Corporate well-being provider OneCare Solutions calls for serious attention to issues surrounding menopause at work


During a series of workshops and Q&A sessions, recently hosted by leading well-being provider OneCare Solutions, under their corporate wellness programme, one clear theme emerged: Menopause at work must be taken more seriously in the corporate environment.

“Women above 40 are the fastest-growing demographic in the workplace and are often in leadership positions while also dealing with the challenges of menopause,” says Marinos Kokkinis, Managing Director of OneCare Solutions. “Supporting women in this transitional period of their lives is fundamental in order to ensure productivity and continuity with the highly experienced women in senior positions.”

OneCare Solutions is a leading health and wellbeing platform whose primary offering is a collection of services for the maritime industry including, trainings, medical advisory and medical inventory management, telemedicine, nutrition consulting, public health support and mental health support to seafarers around the globe.

During the ‘Menopause at Work’ event, sessions led by doctors and specialists covered topics including osteoporosis, sexual and mental health, diet, and exercise. The sessions provided practical advice for women and also gave an overview of the type of support an employer can offer, including flexible working arrangements, exercise classes at work, and access to nutritionists and mental health support.

Endocrinologist Dr. Stella Kaouri discussed menopause and osteoporosis, explaining why hormone changes can produce a host of factors including increased risk of bone fractures. “During menopause oestrogen levels decrease in the body, the osteoblasts aren’t able to effectively produce bone, making the bones more fragile and brittle,” she noted. Reduced bone density can lead to falls and bone fractures that result in work absences, decreased productivity, and disability. As counter measures, eating calcium-rich foods such as milk, yogurt, cheese, and fish can help prevent and treat osteoporosis. Staying active is also key, particularly doing muscle-strengthening exercises and pursuing training for balance and posture.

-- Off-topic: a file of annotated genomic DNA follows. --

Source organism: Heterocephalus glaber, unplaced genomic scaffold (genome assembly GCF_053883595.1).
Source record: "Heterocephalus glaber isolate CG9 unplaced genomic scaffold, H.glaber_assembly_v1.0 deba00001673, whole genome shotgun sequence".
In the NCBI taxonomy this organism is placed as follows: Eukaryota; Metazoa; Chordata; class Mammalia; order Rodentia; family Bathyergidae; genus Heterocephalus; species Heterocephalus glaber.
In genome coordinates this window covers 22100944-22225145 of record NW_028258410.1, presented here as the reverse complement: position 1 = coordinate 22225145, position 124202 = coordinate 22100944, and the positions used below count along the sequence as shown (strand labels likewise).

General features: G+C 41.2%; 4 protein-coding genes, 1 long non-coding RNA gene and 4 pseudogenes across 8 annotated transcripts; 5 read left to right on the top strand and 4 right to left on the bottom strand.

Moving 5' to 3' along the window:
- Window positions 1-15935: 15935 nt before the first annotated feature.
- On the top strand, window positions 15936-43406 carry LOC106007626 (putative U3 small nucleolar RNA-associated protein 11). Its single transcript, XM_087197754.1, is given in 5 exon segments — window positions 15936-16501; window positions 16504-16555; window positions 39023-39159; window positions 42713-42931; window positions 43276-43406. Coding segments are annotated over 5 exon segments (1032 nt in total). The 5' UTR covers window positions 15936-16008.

Obstetrician/gynaecologist Dr. Maro Petrou (pictured) explained the many phases of menopause including pre-menopause, perimenopause, menopause, and post menopause and highlighted the impact hormonal changes can have. Women commonly experience hot flashes, weight gain, reduced sex drive, sleep disturbance, and loss of concentration. She discussed herbal supplements and hormone replacement therapy within a context of understanding the risks versus the benefits. “Women must consult with their doctor and have a gynaecological assessment before starting any hormonal treatment,” Dr. Petrou advised.

Menopause exercise specialist Kristen Shiaelis discussed the importance of exercise, which can help reduce hot flashes, improve mood and mental health, improve sleep, reduce risk of heart disease, and help with weight management. “A combination of aerobic exercise, strength training, and flexibility exercises may offer the most comprehensive benefits for women going through menopause,” she notes.

Psychiatrist Dr. Katerina Mavrommatis discussed the impact that menopause can have on mental and sexual health, with menopause linked to depression and reduced sex drive. She offered advice to help women maintain their sexuality after menopause, including balanced diet, physical exercise, good sleep quality, better stress management, and educating partners about menopause. Working to improve mental health also has benefits for women’s confidence at work.

Nutritionist Stella Kakouri discussed menopause and diet, explaining that hormone changes can lead to weight gain. “During menopause, everything is about hormones,” she said. She emphasised the importance of healthy eating habits, such as staying hydrated, not skipping meals, eating a variety of foods, and limiting fatty and sugary drinks and foods. To counteract hormone changes, she advised eating foods rich in isoflavones, such as soy, lentils, and legumes as a way to “feed your hormones.”

The overall message was to raise awareness of the impact of menopause on a woman’s personal and work life. “Menopause is a milestone in a woman’s life, that can also affect her work performance. Undeniably, the organisations that focus on diversity, equity, and inclusion (DE&I) perform better,” says Mr. Kokkinis. “Menopause must and needs to be taken seriously.”

For more information about OneCare Solutions, please visit the website,